A new body is needed to manage the “chaotic” transition from coal to renewables, the union movement says.
Ahead of the jobs and skills summit to be held in Canberra on September 1 and 2, the ACTU on Monday released a report calling for a national Energy Transition Authority.
The authority would ensure workers and their communities affected by the move to net zero emissions are properly supported, through training, reskilling, redeployment and secure job opportunities.
The union peak body said 12 coal-fired power stations had closed in the past decade, in most cases leaving workers and communities devastated.
But there was evidence hundreds of thousands of jobs could be created, and an estimated $89 billion in export revenue earned by 2040, if the transition is managed properly.
Alongside the new authority, the ACTU has recommended a national renewables strategy, a national disaster response capability to deal with climate change impacts, climate mitigation and adaptation policies, access to reliable and affordable energy for households and industries and a net-zero emissions public service by 2030.
“A national Energy Transition Authority will ensure that we don’t have to choose between climate action and good, secure jobs,” ACTU president Michele O’Neil said.
“Through support for skills and training, redeployment, and secure jobs in new industries we can ensure no worker or region is left behind.”
She said the issue should be a focus of the summit.
Meanwhile, Universities Australia says the energy transition requires greater collaboration between universities and industry, and investment in research and development.
It said in a paper released ahead of the jobs and skills summit for every dollar invested in higher education research, five dollars is returned to the economy.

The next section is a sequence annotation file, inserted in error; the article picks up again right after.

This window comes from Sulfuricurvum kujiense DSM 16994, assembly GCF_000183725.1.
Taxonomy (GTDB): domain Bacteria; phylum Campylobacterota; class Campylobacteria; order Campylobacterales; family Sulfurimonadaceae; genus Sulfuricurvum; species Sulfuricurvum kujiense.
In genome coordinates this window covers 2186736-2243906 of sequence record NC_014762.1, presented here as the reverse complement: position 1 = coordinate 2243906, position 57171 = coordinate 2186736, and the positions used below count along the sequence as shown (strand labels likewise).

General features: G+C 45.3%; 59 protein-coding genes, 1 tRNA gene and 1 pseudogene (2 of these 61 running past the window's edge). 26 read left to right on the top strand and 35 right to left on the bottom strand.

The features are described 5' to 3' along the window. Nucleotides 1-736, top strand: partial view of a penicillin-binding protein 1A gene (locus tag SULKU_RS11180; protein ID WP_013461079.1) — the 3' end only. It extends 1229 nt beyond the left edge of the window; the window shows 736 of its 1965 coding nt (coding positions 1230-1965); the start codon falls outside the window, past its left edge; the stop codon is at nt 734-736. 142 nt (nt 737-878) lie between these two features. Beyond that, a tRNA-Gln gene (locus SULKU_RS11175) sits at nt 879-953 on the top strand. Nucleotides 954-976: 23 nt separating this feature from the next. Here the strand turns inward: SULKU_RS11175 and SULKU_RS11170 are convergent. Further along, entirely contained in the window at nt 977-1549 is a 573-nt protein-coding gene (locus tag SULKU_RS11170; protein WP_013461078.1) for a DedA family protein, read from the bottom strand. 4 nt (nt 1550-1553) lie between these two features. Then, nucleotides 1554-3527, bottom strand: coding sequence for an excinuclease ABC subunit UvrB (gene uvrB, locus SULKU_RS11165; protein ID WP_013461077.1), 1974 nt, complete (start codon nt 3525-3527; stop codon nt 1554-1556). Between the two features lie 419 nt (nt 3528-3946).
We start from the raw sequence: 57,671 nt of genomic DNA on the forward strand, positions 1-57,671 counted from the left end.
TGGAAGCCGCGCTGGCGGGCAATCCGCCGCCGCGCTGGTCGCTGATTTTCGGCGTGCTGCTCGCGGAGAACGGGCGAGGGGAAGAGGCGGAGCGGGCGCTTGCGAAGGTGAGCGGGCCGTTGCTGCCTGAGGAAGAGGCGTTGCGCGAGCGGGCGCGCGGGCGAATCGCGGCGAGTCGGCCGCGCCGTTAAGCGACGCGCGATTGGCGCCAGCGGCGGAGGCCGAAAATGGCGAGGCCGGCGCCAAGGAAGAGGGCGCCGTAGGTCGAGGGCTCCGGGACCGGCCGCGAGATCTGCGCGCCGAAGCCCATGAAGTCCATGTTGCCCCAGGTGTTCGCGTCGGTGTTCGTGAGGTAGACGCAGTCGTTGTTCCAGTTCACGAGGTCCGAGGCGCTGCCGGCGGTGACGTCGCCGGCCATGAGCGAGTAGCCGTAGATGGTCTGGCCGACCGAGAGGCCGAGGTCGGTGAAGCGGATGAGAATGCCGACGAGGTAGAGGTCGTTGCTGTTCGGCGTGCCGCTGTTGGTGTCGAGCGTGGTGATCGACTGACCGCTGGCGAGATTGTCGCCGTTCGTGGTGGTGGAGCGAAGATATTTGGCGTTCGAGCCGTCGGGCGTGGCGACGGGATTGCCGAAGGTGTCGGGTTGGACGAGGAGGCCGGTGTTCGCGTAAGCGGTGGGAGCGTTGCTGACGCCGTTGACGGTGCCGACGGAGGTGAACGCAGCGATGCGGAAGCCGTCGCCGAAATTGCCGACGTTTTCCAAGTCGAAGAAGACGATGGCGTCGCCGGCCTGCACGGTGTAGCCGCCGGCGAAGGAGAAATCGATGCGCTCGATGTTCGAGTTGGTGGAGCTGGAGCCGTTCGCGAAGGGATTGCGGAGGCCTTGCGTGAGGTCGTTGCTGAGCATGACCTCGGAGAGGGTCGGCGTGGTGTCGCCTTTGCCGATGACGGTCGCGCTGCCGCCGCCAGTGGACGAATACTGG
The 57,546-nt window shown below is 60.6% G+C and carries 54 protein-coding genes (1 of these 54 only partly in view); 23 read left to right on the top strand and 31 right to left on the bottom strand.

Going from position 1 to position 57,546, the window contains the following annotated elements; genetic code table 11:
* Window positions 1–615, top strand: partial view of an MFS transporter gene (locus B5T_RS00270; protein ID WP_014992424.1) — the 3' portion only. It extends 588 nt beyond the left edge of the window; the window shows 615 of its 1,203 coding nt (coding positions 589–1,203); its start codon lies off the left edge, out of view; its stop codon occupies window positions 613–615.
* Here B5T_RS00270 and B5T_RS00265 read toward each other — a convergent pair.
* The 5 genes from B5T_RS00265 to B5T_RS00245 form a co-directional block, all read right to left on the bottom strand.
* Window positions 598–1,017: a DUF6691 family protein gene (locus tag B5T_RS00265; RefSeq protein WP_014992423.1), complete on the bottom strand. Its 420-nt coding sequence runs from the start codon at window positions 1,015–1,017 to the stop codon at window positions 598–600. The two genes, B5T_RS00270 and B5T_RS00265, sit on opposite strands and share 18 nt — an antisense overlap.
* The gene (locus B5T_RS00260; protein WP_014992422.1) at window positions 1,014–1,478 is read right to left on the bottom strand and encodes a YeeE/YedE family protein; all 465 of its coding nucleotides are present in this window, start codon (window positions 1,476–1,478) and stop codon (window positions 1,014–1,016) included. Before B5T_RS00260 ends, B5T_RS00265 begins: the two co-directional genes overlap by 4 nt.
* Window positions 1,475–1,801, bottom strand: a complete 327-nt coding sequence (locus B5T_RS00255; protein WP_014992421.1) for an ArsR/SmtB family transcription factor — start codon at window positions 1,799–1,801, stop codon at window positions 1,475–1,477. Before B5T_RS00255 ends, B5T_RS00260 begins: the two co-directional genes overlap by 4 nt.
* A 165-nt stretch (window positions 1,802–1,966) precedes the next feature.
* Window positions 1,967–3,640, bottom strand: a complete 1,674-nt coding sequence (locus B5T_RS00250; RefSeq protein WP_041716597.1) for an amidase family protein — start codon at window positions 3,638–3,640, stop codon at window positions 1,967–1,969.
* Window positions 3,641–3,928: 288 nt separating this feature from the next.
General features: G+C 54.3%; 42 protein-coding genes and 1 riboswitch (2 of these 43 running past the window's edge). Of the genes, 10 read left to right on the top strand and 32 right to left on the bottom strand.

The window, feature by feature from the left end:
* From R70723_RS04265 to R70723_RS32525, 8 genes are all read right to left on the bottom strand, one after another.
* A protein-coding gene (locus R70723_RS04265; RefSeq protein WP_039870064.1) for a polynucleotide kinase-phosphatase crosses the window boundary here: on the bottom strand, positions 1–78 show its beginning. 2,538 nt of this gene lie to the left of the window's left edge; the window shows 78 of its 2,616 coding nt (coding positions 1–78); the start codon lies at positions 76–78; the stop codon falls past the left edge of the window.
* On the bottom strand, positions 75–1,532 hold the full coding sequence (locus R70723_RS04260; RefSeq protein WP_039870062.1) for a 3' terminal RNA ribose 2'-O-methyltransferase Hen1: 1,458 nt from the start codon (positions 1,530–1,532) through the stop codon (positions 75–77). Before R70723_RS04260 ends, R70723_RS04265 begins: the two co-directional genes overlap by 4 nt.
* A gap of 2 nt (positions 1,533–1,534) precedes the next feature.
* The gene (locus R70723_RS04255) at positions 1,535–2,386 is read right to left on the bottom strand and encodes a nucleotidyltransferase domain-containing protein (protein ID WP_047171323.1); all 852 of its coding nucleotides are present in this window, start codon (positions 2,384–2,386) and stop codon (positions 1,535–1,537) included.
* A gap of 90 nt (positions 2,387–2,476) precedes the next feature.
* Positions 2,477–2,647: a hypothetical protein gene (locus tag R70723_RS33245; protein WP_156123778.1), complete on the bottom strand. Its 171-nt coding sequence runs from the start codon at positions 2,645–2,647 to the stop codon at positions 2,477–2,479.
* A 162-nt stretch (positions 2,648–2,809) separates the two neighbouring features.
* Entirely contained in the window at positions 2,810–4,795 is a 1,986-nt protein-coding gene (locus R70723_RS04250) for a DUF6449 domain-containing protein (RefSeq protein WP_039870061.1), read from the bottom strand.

While universities had increased their investment in research and development over the past decade, Australia’s total investment in the area (1.79 per cent of GDP) had declined to well below the OECD average (2.48 per cent).
While tax incentives had a role to play, other ways should be explored to boost research funding.
“This investment decline must be turned around as an urgent national priority if we are to meet the challenges facing our economy, from developing new technologies and industries to responding to climate change and energy transition,” Universities Australia said in its proposal for the summit.
Signalling the start of National Skills Week, Prime Minister Anthony Albanese said the government planned to provide 10,000 apprenticeship places in the new energy sector.
“Our goal is to build a strong VET sector to help more Australians get secure, well-paying jobs, while providing the skilled workers that business needs to grow our economy,” he said.
The government has released a top 10 list of in-demand professions over the next five years which included: construction managers; civil engineering professionals; early Childhood teachers; registered nurses; ICT business and systems analysts; software and applications programmers; electricians; chefs; child carers, and aged and disabled carers.